Multiple births are more common but face disadvantages

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Families that have multiple births can face serious disadvantages compared to singletons and their parents, report researchers.

The new report identifies common challenges facing these families, including greater risk of pregnancy complications and premature birth, infant development delays and special needs, as well as financial, psychological, and social support obstacles.

The researchers call for urgent action in the areas of research, education, policy, and practice to ensure health services and professionals can better meet the needs of multiple-birth families. Coauthors of the report explain the findings here.

Over the last 40 years, multiple births in Australia have almost doubled with 9,056 multiple-births in 2017, compared to 4,740 in 1975—a 91 percent increase.

The report shows that health knowledge, services, and practices have not kept pace with this rise, according to Christie Bolch, an honorary fellow of Murdoch Children’s Research Institute.

“Twins—plus triplets and above—bring many special experiences. But at every point of contact in our health system these families experience disadvantage, and this is not well recognized,” says Bolch. “There is a pressing unmet need for adequately funded resources for parents of young multiples to address their unique challenges such as increased social isolation, anxiety and depression, inadequate bereavement support when one or more babies do not survive, and caring for infants with special needs.”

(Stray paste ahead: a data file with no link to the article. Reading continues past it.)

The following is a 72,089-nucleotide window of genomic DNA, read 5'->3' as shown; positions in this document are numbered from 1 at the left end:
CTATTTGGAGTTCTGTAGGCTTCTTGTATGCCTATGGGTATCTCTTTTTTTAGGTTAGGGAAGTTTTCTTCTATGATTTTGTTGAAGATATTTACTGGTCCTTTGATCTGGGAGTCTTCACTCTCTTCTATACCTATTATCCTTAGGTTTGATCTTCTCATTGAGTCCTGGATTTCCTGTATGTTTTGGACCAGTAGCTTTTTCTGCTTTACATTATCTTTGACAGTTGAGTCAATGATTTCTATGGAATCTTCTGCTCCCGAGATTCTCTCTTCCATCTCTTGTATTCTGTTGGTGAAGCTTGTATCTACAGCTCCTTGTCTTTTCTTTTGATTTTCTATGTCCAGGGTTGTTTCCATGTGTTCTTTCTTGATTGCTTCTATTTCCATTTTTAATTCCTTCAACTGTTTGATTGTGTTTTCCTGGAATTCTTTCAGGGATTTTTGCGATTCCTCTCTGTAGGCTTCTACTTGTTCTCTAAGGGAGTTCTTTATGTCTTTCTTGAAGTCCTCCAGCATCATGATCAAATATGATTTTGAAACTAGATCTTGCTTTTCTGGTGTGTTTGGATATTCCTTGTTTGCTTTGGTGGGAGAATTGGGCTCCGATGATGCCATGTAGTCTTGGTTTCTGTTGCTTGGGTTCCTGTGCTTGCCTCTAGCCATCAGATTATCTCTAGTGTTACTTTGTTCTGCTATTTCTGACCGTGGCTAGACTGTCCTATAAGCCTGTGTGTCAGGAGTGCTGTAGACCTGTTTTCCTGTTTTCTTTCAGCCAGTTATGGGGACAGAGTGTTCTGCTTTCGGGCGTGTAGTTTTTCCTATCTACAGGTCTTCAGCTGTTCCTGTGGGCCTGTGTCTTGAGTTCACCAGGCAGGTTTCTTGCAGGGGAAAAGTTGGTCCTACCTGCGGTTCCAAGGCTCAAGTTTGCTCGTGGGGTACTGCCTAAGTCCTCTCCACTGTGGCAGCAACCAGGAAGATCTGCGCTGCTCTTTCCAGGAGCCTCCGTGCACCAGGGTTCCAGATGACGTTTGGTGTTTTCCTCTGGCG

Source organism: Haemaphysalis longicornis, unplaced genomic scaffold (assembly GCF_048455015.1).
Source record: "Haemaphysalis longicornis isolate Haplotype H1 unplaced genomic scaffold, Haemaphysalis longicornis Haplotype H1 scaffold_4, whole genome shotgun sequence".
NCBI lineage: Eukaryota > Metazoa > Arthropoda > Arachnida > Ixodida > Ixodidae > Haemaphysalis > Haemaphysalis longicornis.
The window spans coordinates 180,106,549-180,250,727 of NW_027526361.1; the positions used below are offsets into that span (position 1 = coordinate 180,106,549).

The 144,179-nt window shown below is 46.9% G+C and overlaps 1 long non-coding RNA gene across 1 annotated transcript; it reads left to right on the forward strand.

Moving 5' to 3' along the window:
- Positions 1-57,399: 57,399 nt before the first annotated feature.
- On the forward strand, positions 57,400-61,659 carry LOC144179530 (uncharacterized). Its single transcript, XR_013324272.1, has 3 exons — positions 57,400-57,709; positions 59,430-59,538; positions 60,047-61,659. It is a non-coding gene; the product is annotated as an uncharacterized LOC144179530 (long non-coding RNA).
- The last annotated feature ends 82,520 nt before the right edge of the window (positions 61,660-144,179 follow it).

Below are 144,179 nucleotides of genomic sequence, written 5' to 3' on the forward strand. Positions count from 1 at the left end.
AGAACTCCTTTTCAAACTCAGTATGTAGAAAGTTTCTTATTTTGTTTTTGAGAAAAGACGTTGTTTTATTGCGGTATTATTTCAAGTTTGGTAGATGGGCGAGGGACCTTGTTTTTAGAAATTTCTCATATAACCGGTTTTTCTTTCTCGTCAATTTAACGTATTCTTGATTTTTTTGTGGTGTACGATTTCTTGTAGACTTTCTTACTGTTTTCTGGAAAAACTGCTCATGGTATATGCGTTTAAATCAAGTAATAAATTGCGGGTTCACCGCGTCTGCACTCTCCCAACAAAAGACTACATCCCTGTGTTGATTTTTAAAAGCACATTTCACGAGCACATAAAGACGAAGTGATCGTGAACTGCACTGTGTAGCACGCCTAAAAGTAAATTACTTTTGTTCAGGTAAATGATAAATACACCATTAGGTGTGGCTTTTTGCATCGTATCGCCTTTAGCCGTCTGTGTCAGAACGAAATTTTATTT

Adequate support must be provided to ensure all children receive the best start in life, adds John Hopper, director of Twins Research Australia at the University of Melbourne, which led the work.

“Our findings demonstrate where our knowledge is lacking—such as the challenges of staggered discharge for the families of multiple-birth babies, the long-term costs to a family when multiples are born prematurely, and the factors that contribute to developmental delays.

“We also show how to close these gaps through better research to understand the physical and mental health concerns of these families, improved education for health professionals and parents, and robust polices to address the financial disadvantage experienced.”

The report identifies strategies, which include extended recovery services, special care, and postnatal ward policies, as well as better training about the heightened support needs of families with multiples, and structured, multiple-specific early parenting education programs.

The work is a collaboration of Twins Research Australia, the Twins and Multiple Births Association-UK, the Australian Multiple Birth Association, and the International Council of Multiple Birth Organisations.

Source: University of Melbourne